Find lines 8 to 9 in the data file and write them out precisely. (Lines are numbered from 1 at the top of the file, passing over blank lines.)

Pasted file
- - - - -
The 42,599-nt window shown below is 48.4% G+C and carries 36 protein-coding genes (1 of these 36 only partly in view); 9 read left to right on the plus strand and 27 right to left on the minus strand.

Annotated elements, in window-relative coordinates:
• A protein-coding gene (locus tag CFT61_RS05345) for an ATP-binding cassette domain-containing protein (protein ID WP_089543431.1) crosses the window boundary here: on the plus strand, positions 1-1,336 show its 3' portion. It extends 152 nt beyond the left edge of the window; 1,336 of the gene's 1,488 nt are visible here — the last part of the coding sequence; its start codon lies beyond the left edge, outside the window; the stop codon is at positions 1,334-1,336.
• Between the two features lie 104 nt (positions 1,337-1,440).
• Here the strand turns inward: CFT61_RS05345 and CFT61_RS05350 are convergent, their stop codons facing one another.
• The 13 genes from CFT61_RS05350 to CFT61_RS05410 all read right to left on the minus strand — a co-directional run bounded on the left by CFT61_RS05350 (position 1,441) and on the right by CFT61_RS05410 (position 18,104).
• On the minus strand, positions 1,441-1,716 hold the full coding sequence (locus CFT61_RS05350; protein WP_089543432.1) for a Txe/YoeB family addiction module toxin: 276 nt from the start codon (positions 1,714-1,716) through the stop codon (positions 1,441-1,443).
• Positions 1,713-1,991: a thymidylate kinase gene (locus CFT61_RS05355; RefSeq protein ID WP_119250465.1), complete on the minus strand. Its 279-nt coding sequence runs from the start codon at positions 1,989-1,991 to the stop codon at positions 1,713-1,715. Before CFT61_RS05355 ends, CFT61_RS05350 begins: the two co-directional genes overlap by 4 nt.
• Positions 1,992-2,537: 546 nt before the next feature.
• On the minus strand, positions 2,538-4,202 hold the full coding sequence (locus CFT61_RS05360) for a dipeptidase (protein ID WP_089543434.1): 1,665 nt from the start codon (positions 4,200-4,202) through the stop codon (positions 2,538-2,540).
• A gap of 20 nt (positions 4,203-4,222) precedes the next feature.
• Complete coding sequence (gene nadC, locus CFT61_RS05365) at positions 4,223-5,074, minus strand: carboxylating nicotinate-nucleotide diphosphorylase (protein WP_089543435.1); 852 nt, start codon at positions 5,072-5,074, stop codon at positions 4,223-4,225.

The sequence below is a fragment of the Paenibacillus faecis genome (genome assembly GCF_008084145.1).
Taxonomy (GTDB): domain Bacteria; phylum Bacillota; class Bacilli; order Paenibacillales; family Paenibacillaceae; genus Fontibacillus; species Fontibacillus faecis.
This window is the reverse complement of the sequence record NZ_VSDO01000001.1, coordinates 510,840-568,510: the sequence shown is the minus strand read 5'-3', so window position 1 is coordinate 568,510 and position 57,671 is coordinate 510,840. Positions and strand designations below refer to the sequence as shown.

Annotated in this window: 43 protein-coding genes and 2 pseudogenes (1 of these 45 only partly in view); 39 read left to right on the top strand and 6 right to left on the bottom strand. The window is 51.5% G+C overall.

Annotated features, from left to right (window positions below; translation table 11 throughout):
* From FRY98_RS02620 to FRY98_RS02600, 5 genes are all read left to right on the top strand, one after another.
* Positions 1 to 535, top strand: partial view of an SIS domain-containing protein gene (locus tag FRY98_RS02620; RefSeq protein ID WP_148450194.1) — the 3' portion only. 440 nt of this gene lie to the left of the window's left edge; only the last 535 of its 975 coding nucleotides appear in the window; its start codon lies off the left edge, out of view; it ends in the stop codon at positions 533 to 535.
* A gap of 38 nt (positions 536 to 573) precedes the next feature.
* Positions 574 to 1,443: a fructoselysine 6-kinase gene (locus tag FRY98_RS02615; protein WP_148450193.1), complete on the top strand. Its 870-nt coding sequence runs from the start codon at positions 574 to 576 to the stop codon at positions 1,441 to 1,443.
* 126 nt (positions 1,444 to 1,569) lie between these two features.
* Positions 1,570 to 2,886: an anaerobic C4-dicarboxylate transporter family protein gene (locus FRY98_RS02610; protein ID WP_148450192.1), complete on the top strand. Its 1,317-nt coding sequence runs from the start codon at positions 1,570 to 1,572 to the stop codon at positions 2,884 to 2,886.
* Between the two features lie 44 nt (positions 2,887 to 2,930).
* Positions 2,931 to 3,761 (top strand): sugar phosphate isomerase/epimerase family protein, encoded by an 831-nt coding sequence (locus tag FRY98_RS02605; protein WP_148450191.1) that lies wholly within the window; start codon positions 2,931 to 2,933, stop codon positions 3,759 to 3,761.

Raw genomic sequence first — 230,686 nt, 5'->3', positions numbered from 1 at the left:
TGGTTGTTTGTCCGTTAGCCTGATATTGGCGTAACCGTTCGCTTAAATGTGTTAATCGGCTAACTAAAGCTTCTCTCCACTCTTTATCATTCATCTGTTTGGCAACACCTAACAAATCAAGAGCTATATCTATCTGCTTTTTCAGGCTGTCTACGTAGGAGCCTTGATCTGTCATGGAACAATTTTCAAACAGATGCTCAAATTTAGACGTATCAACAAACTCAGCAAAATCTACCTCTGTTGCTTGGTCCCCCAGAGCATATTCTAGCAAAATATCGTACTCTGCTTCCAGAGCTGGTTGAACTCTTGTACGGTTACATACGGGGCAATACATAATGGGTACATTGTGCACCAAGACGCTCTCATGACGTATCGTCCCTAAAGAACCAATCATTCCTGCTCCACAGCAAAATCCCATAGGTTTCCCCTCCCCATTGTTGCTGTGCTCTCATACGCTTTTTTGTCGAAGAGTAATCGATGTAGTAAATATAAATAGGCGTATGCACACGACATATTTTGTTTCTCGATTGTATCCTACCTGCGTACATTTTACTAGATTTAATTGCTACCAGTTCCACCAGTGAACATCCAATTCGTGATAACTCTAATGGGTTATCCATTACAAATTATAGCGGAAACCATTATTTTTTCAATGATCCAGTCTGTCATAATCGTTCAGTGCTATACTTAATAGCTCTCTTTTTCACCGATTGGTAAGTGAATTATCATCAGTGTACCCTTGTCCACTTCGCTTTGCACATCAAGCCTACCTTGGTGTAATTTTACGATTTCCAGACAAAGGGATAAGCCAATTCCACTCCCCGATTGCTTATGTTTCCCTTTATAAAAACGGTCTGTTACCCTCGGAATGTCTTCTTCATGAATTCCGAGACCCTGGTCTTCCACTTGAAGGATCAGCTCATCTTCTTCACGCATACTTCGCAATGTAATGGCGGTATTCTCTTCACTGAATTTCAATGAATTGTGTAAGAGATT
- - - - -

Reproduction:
• Positions 1,713-1,991: a thymidylate kinase gene (locus CFT61_RS05355; RefSeq protein ID WP_119250465.1), complete on the minus strand. Its 279-nt coding sequence runs from the start codon at positions 1,989-1,991 to the stop codon at positions 1,713-1,715. Before CFT61_RS05355 ends, CFT61_RS05350 begins: the two co-directional genes overlap by 4 nt.
• Positions 1,992-2,537: 546 nt before the next feature.